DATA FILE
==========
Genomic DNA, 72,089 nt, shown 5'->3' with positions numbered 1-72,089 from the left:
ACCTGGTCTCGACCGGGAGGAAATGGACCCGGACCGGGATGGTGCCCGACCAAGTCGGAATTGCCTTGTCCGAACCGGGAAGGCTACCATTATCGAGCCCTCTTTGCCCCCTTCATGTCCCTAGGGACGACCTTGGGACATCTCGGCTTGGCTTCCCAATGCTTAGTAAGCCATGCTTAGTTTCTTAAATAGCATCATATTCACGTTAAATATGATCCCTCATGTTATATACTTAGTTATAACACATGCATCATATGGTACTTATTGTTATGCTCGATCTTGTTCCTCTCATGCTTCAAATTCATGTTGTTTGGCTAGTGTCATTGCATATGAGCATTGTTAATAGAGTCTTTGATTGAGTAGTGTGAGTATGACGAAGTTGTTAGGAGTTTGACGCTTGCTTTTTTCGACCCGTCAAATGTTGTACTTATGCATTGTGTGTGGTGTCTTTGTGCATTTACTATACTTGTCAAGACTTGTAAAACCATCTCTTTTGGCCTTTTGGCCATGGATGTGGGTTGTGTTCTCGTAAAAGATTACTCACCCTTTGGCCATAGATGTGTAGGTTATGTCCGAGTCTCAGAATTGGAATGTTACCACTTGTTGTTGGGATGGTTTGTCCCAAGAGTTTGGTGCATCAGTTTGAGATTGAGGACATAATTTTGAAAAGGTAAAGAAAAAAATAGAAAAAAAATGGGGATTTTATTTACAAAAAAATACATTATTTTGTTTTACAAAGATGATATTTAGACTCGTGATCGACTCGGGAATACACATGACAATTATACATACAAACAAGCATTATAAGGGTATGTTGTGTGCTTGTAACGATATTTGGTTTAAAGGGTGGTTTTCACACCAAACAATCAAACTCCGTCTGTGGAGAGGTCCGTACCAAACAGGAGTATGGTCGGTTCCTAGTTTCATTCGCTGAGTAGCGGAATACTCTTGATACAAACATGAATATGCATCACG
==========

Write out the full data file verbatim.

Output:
Genomic DNA, 72,089 nt, shown 5'->3' with positions numbered 1-72,089 from the left:
ACCTGGTCTCGACCGGGAGGAAATGGACCCGGACCGGGATGGTGCCCGACCAAGTCGGAATTGCCTTGTCCGAACCGGGAAGGCTACCATTATCGAGCCCTCTTTGCCCCCTTCATGTCCCTAGGGACGACCTTGGGACATCTCGGCTTGGCTTCCCAATGCTTAGTAAGCCATGCTTAGTTTCTTAAATAGCATCATATTCACGTTAAATATGATCCCTCATGTTATATACTTAGTTATAACACATGCATCATATGGTACTTATTGTTATGCTCGATCTTGTTCCTCTCATGCTTCAAATTCATGTTGTTTGGCTAGTGTCATTGCATATGAGCATTGTTAATAGAGTCTTTGATTGAGTAGTGTGAGTATGACGAAGTTGTTAGGAGTTTGACGCTTGCTTTTTTCGACCCGTCAAATGTTGTACTTATGCATTGTGTGTGGTGTCTTTGTGCATTTACTATACTTGTCAAGACTTGTAAAACCATCTCTTTTGGCCTTTTGGCCATGGATGTGGGTTGTGTTCTCGTAAAAGATTACTCACCCTTTGGCCATAGATGTGTAGGTTATGTCCGAGTCTCAGAATTGGAATGTTACCACTTGTTGTTGGGATGGTTTGTCCCAAGAGTTTGGTGCATCAGTTTGAGATTGAGGACATAATTTTGAAAAGGTAAAGAAAAAAATAGAAAAAAAATGGGGATTTTATTTACAAAAAAATACATTATTTTGTTTTACAAAGATGATATTTAGACTCGTGATCGACTCGGGAATACACATGACAATTATACATACAAACAAGCATTATAAGGGTATGTTGTGTGCTTGTAACGATATTTGGTTTAAAGGGTGGTTTTCACACCAAACAATCAAACTCCGTCTGTGGAGAGGTCCGTACCAAACAGGAGTATGGTCGGTTCCTAGTTTCATTCGCTGAGTAGCGGAATACTCTTGATACAAACATGAATATGCATCACG